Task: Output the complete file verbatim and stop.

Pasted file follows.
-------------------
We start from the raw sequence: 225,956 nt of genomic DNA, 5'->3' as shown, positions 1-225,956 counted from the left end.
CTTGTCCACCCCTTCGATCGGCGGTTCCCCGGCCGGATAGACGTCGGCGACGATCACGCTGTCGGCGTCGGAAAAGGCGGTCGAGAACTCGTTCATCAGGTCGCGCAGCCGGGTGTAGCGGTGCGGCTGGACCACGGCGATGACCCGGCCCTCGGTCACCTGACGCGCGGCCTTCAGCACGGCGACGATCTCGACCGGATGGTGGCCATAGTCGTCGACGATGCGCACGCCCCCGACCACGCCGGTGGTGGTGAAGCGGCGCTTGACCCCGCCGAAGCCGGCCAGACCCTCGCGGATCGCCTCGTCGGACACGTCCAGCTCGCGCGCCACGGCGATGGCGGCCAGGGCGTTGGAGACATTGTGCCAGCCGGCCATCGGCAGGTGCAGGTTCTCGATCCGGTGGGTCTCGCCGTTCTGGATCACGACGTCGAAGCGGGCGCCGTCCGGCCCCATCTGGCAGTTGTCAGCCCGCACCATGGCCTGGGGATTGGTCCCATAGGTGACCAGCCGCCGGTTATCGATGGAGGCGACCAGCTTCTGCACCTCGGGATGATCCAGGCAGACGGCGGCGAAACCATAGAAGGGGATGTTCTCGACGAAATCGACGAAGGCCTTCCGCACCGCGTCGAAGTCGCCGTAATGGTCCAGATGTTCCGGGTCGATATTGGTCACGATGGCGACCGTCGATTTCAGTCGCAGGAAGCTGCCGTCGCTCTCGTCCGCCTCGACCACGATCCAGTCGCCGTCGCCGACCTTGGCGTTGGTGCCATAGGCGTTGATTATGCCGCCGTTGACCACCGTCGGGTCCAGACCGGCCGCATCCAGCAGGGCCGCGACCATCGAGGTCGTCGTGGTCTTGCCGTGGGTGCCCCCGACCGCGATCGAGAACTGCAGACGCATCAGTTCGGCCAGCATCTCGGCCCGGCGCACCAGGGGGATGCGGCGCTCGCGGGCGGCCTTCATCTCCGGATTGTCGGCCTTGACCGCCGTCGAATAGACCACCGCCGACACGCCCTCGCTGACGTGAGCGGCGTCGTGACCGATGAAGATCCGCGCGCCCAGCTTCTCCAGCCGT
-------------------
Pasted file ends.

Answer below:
We start from the raw sequence: 225,956 nt of genomic DNA, 5'->3' as shown, positions 1-225,956 counted from the left end.
CTTGTCCACCCCTTCGATCGGCGGTTCCCCGGCCGGATAGACGTCGGCGACGATCACGCTGTCGGCGTCGGAAAAGGCGGTCGAGAACTCGTTCATCAGGTCGCGCAGCCGGGTGTAGCGGTGCGGCTGGACCACGGCGATGACCCGGCCCTCGGTCACCTGACGCGCGGCCTTCAGCACGGCGACGATCTCGACCGGATGGTGGCCATAGTCGTCGACGATGCGCACGCCCCCGACCACGCCGGTGGTGGTGAAGCGGCGCTTGACCCCGCCGAAGCCGGCCAGACCCTCGCGGATCGCCTCGTCGGACACGTCCAGCTCGCGCGCCACGGCGATGGCGGCCAGGGCGTTGGAGACATTGTGCCAGCCGGCCATCGGCAGGTGCAGGTTCTCGATCCGGTGGGTCTCGCCGTTCTGGATCACGACGTCGAAGCGGGCGCCGTCCGGCCCCATCTGGCAGTTGTCAGCCCGCACCATGGCCTGGGGATTGGTCCCATAGGTGACCAGCCGCCGGTTATCGATGGAGGCGACCAGCTTCTGCACCTCGGGATGATCCAGGCAGACGGCGGCGAAACCATAGAAGGGGATGTTCTCGACGAAATCGACGAAGGCCTTCCGCACCGCGTCGAAGTCGCCGTAATGGTCCAGATGTTCCGGGTCGATATTGGTCACGATGGCGACCGTCGATTTCAGTCGCAGGAAGCTGCCGTCGCTCTCGTCCGCCTCGACCACGATCCAGTCGCCGTCGCCGACCTTGGCGTTGGTGCCATAGGCGTTGATTATGCCGCCGTTGACCACCGTCGGGTCCAGACCGGCCGCATCCAGCAGGGCCGCGACCATCGAGGTCGTCGTGGTCTTGCCGTGGGTGCCCCCGACCGCGATCGAGAACTGCAGACGCATCAGTTCGGCCAGCATCTCGGCCCGGCGCACCAGGGGGATGCGGCGCTCGCGGGCGGCCTTCATCTCCGGATTGTCGGCCTTGACCGCCGTCGAATAGACCACCGCCGACACGCCCTCGCTGACGTGAGCGGCGTCGTGACCGATGAAGATCCGCGCGCCCAGCTTCTCCAGCCGT